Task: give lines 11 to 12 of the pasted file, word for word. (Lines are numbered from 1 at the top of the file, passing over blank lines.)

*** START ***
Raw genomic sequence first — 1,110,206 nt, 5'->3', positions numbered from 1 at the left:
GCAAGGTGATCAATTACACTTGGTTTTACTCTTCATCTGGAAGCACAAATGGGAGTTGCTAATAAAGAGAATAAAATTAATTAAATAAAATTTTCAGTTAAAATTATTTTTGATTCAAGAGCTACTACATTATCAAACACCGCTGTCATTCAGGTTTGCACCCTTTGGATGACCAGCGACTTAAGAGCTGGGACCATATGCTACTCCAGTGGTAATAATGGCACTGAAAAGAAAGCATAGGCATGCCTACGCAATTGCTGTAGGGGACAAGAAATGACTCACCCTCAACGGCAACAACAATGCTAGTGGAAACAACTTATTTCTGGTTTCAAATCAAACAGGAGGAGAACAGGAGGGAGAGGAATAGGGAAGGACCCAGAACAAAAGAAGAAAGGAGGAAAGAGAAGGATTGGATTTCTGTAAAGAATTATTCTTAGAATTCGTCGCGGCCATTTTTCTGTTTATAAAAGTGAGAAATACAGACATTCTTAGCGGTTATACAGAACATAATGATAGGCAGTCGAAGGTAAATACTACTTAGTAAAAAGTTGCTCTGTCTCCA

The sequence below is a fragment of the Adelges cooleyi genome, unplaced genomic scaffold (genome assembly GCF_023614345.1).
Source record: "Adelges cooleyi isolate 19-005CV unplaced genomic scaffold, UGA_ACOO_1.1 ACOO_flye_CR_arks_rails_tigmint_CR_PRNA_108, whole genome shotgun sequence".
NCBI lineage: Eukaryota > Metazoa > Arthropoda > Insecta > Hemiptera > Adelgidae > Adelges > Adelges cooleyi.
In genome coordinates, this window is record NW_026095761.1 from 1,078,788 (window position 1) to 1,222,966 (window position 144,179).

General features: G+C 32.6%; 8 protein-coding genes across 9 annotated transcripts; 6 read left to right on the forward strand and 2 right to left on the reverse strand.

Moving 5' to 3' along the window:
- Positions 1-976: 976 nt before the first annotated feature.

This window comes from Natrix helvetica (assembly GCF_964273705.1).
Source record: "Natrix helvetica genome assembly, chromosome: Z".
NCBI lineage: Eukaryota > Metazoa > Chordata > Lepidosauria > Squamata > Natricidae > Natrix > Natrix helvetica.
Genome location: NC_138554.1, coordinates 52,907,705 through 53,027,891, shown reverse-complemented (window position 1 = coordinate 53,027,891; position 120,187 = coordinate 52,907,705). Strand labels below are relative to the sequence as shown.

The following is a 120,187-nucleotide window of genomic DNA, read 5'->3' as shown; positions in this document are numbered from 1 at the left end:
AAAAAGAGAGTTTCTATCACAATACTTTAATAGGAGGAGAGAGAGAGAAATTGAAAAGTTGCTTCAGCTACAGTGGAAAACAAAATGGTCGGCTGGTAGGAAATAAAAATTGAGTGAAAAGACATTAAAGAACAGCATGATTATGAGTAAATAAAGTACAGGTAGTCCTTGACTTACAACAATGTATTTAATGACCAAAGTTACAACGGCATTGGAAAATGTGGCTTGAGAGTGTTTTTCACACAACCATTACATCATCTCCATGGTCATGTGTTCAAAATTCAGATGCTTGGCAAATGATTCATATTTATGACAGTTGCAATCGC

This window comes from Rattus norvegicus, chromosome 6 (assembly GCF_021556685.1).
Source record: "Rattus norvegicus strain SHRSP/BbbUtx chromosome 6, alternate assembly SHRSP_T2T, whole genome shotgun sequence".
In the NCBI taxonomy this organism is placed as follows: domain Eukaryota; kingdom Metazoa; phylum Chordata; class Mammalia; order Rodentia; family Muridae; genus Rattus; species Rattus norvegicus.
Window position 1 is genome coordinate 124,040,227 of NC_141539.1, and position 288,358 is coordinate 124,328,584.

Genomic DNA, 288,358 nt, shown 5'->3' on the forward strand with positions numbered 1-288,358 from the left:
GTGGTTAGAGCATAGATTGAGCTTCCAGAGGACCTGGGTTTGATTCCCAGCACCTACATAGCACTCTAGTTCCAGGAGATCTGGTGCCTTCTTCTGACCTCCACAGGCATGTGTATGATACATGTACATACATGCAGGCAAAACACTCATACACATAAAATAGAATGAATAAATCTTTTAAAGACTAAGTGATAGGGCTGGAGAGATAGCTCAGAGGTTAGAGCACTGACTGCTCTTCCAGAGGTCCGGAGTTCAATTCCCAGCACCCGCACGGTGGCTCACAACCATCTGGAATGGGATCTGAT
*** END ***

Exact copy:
Source record: "Natrix helvetica genome assembly, chromosome: Z".
NCBI lineage: Eukaryota > Metazoa > Chordata > Lepidosauria > Squamata > Natricidae > Natrix > Natrix helvetica.